Why Are Golf Balls So Expensive

Why Are Golf Balls So Expensive?

With a dozen golf balls costing anything from $10 to $50 or more, you might have wondered why there is such a wide range of prices and why some balls are so expensive.

Let’s have a look at the reasons why you are asked to pay $4 per ball and whether you should.

What Is The Difference Between Cheap And Expensive Golf Balls?

In terms of performance, more expensive golf balls will spin more than their cheaper competitors. A Titleist Pro V1 golf ball will tend to spin more on iron shots and short game shots than a cheaper two-piece ball. It is also designed to have lower spin when used off the tee with a driver. This should help give you increased distance as you need low spin and a high launch. Better quality balls will offer a better compromise between distance, feel and spin than cheaper golf balls.

The cheapest balls tend to be the simplest to manufacture. You don’t really see one-piece golf balls sold through retail which means the cheapest option open to you is usually a two-piece ball.

This type of ball features a large core with some form of cover material. A two-piece ball is relatively simple to produce with a core moulded at high temperature and pressure from a cylindrical pellet. The cover is then fused onto the core.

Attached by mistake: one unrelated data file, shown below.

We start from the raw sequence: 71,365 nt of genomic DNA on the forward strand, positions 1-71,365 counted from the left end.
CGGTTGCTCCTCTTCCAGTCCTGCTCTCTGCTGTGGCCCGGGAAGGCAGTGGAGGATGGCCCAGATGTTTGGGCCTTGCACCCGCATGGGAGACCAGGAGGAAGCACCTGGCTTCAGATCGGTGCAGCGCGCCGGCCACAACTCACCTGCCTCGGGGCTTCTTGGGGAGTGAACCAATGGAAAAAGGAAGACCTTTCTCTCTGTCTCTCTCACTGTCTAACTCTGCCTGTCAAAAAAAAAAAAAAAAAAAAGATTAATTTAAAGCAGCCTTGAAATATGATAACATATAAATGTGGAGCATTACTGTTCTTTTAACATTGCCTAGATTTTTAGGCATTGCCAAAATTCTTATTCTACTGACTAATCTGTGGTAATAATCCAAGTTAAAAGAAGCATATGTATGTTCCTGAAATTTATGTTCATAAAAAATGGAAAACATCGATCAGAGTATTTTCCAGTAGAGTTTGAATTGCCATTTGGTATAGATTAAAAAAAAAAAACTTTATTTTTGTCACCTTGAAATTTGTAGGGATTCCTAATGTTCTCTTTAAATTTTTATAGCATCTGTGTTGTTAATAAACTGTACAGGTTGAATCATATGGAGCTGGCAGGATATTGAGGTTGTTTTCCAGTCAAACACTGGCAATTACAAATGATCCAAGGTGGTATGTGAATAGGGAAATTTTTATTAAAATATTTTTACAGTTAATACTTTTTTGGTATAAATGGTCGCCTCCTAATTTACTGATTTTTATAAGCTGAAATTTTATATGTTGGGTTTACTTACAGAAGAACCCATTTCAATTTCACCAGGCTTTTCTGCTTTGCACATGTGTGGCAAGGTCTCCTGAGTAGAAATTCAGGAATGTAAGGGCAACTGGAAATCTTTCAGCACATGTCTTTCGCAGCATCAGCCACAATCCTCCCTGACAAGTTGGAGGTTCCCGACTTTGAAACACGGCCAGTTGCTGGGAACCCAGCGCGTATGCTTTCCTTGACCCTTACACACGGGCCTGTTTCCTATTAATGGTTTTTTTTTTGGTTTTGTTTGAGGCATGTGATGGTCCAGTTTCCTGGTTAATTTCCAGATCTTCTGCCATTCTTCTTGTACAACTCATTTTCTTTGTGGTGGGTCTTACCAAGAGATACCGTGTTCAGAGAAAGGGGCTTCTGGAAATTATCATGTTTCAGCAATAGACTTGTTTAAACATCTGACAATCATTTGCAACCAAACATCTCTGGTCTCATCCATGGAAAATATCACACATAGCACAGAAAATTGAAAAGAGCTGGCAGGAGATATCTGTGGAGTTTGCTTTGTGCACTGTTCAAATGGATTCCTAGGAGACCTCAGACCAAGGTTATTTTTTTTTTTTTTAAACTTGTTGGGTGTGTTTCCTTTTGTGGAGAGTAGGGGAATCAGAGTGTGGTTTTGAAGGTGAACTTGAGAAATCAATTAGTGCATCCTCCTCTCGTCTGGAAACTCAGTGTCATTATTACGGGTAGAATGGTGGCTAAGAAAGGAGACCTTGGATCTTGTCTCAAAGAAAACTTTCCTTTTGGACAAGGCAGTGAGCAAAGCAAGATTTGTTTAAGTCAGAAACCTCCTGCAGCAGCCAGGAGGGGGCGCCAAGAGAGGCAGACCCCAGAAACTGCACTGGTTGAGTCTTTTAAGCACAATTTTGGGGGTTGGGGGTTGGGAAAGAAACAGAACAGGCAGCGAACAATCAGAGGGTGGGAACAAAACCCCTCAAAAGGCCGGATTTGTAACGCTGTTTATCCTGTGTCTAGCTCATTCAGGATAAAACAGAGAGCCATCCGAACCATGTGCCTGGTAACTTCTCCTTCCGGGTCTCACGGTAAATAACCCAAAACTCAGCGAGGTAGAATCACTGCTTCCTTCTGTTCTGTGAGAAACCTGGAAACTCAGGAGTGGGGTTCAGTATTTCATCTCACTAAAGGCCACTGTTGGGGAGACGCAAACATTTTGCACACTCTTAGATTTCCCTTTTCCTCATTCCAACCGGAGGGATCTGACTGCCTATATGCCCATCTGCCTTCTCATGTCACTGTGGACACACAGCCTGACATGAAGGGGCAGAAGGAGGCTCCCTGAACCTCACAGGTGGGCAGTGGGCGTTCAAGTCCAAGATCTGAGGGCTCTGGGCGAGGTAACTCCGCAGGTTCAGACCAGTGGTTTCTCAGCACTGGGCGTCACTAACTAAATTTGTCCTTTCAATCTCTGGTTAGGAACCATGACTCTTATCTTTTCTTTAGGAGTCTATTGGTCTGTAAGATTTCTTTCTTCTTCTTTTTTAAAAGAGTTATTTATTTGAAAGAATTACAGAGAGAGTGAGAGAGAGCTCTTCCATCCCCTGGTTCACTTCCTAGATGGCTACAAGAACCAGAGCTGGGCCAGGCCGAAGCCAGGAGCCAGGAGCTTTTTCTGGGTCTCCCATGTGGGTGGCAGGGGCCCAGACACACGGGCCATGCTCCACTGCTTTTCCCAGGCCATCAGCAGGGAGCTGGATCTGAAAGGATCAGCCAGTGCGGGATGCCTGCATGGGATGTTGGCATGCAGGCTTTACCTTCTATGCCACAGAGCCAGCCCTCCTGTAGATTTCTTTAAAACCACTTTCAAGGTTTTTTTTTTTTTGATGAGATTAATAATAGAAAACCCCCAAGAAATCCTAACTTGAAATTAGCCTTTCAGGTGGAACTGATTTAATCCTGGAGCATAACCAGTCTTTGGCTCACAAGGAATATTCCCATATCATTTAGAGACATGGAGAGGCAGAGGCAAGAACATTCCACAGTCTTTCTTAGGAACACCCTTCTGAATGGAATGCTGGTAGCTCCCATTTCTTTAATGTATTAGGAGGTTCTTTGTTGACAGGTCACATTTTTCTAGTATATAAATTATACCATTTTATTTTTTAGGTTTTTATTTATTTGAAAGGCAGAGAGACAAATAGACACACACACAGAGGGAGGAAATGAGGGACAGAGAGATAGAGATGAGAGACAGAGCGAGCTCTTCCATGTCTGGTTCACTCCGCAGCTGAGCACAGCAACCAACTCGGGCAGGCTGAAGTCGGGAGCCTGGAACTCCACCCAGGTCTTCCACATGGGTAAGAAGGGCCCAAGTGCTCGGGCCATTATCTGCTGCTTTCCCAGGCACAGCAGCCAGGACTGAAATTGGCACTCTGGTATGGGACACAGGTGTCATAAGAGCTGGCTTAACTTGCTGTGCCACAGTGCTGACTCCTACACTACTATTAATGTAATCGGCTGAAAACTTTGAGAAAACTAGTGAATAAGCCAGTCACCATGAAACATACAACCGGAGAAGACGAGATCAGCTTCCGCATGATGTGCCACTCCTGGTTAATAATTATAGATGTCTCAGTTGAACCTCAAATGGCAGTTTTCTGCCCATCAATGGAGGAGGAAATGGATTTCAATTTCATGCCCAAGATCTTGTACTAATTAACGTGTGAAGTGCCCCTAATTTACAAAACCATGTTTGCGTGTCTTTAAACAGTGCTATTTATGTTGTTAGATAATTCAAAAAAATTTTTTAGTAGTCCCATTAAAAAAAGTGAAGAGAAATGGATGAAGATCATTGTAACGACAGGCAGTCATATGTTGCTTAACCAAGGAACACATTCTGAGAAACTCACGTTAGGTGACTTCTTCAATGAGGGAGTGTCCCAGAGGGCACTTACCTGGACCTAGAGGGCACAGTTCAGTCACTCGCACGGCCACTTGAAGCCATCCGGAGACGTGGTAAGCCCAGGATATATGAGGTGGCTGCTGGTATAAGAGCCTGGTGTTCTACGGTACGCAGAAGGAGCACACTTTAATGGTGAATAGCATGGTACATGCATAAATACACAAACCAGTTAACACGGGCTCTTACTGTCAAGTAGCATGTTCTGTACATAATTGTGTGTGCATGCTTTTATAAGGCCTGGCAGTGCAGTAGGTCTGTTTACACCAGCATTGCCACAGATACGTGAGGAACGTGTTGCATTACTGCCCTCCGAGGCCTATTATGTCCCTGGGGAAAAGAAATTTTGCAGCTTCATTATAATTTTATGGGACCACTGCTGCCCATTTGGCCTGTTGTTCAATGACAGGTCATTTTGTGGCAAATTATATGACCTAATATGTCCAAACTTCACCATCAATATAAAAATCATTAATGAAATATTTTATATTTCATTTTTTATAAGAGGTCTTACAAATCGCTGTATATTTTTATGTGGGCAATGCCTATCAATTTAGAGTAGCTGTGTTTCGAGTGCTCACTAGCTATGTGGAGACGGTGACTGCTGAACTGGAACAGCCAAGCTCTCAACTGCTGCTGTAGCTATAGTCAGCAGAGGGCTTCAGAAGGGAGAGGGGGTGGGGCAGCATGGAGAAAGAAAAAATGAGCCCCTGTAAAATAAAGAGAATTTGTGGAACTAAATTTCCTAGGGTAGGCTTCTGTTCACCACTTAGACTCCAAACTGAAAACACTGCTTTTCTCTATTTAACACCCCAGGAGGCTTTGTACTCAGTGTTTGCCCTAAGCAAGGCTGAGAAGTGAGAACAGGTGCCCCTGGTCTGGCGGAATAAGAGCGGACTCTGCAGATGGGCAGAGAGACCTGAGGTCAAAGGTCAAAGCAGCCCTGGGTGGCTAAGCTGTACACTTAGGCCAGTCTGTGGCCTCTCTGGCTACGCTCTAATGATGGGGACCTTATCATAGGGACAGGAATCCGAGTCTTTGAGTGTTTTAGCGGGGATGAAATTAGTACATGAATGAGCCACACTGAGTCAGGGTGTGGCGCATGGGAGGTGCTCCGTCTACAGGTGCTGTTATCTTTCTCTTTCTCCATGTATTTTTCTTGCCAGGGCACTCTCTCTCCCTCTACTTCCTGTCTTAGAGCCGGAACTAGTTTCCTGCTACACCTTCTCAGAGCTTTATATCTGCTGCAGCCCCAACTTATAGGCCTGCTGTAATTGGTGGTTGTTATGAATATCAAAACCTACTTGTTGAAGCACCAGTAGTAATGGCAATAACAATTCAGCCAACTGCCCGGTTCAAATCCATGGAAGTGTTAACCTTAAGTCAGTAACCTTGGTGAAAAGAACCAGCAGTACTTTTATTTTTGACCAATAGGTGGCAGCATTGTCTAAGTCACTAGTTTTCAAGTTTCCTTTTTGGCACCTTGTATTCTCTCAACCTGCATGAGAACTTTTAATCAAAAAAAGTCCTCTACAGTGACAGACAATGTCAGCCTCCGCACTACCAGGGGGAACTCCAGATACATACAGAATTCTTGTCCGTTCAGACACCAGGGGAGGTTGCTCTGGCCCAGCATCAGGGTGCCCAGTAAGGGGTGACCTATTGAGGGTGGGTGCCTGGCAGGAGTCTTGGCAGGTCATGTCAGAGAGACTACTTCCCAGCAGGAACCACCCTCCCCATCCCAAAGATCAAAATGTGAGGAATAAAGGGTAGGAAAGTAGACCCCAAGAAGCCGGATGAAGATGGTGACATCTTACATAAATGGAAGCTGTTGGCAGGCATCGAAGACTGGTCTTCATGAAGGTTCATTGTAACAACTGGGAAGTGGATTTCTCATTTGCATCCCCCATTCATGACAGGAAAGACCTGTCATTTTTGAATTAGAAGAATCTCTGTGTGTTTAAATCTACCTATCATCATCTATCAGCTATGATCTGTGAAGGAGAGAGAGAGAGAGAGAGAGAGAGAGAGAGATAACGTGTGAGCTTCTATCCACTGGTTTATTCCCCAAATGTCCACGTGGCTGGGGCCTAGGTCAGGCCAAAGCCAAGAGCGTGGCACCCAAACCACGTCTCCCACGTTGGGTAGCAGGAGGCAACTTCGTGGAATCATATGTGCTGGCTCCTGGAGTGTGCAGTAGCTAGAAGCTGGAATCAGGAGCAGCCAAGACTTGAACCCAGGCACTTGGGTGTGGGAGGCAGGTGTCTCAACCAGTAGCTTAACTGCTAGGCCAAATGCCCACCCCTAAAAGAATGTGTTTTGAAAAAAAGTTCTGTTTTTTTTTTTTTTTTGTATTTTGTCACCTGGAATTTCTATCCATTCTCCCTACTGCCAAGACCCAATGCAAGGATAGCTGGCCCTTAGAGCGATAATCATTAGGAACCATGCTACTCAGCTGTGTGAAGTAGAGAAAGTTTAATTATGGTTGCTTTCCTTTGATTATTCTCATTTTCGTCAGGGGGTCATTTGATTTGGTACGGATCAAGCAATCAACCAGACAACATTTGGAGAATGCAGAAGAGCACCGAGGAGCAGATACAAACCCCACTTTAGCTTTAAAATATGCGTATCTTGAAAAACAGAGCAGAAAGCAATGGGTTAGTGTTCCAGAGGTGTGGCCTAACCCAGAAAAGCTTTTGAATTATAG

The number of layers that make up the ball is the first reason why golf balls can get quite costly. Commonsense dictates that will be more difficult and therefore more expensive to make a ball comprised of three, four or five layers than it would to make a ball that is only one or two layers.

If you are making a ball with three or more layers then you are adding additional steps to the process which is going to take additional time and effort and therefore pushes up the cost.

Ball Manufacturing Plant

The second reason that causes the price of golf balls to increase is the cost of the materials used in the manufacturing process. Higher quality golf balls will tend to use more expensive materials which will push up the price to the consumer.

Expensive golf balls almost always have a urethane cover since this helps achieve greater levels of spin around the green. The cover on a quality ball will tend to be thinner and therefore require better quality control processes.

Marketing is also a significant cost when talking about tour-quality golf balls. Companies like Titleist, TaylorMade and Callaway spend a lot of money on advertising their golf balls to golfers. They also spend a lot on endorsement contracts with players on the PGA Tour, European (DP World) Tour and many other professional golf tours. This quickly adds up and has to be factored into a higher retail price for the golfer.